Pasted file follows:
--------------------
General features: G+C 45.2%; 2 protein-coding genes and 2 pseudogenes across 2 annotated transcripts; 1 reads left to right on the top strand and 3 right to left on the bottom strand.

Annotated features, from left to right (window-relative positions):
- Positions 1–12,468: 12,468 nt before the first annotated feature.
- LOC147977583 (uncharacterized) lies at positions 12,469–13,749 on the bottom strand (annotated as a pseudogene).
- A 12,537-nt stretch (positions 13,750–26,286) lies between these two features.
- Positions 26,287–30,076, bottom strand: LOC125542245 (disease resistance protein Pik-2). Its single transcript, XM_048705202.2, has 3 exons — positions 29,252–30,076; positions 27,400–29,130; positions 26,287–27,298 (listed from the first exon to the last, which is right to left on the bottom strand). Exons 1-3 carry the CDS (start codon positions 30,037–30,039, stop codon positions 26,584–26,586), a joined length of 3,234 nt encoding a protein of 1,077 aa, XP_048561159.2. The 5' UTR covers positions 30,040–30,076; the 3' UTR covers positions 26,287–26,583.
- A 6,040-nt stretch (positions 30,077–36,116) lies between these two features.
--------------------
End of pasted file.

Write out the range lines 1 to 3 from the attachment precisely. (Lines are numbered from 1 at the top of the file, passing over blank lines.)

General features: G+C 45.2%; 2 protein-coding genes and 2 pseudogenes across 2 annotated transcripts; 1 reads left to right on the top strand and 3 right to left on the bottom strand.

Annotated features, from left to right (window-relative positions):
- Positions 1–12,468: 12,468 nt before the first annotated feature.